Nine years ago, my husband and I adopted Joanna from South Korea. At 44, I had only been a mother for a few weeks when a student advisee came into my office to talk about some difficulty she was having that spring. I don’t recall what was troubling the young woman, but I do remember how I felt when she walked into my office and sat down across from me. This is what passed through my mind, "My daughter is hundreds of miles away, a college sophomore, or maybe still in her first year. Something is on her mind, and she needs counsel from an adult she trusts—or perhaps is just learning to trust. How will this advisor respond? As a mother, how do I want her to respond?"

From that moment on, I would like to think I became a better advisor, a more focused listener, someone more trustworthy, less likely to judge, more likely to appear unhurried—even when that is not the case at all. The moment brought together for me the tangible and the intangible of Quaker experience. I can respond to the Light in each of my students in a tangible way by regarding them as if they are my own. I know, I know—this sounds suspiciously like the Golden Rule. Even though I had taught elementary school, middle school, and college for many years, I had never experienced my students viscerally as a mother does. The difference was clear to me in a heartbeat—a silent annunciation, of sorts. Individuals may believe this parental feeling is extraneous to being a good teacher, but it changed me for the better.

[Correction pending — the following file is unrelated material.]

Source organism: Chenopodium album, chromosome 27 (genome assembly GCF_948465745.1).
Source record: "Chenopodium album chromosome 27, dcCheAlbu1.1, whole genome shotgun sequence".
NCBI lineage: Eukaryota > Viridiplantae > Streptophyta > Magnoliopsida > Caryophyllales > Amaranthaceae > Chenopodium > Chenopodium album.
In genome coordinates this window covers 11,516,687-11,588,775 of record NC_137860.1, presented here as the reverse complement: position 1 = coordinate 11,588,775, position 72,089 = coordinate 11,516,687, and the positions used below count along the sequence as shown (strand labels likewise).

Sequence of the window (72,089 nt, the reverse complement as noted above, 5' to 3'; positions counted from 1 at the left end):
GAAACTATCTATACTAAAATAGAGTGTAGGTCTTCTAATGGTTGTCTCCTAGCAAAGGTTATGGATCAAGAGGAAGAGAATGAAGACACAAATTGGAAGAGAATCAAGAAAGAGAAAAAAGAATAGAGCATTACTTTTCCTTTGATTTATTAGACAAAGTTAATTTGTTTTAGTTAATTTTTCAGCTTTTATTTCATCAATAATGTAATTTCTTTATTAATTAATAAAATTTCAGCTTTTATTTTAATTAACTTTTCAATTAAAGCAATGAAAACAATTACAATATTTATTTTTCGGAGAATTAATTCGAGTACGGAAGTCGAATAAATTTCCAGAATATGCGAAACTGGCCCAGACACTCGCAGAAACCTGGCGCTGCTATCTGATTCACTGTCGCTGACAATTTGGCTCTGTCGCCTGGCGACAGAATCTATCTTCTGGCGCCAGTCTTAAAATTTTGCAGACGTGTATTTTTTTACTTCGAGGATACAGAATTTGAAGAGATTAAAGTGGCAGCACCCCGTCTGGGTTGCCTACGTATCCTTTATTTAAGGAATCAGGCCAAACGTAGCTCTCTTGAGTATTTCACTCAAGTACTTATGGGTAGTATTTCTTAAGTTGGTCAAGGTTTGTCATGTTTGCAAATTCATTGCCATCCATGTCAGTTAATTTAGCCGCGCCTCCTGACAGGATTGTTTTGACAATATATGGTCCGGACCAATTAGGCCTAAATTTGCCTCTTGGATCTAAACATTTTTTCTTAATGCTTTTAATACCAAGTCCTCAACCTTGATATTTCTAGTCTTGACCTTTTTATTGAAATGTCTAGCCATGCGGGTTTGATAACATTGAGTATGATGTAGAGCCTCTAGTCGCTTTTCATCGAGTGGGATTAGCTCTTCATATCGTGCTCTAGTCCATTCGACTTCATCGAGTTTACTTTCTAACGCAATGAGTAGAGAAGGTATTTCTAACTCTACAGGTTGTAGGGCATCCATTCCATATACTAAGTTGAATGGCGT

I have two soldiers to pray for in Iraq—the son of a friend who left this week for Baghdad to fly Apache helicopters, and Joanna’s soldier. They are now my sons. So far, I have prayed over the war in Iraq in a vague, "Lord help us all" manner. My prayers, I am afraid, were mitigated by my anger against the George W. Bush administration—prayers thoughtlessly, perhaps conveniently, diluted by my disaffection. I must see events as opportunities to become a more compassionate mother; a discerning Quaker; a focused, gracious listener; an individual even more trustworthy, less likely to judge, more likely to be unhurried in prayer, more specific as I beseech the Divine, and less taken with the ironic political commentary of the times.

Jeanine M. Dell'Olio

Jeanine M. Dell'Olio, a member of Holland (Mich.) Meeting, is a professor in the Education Dept. at Hope College in Holland.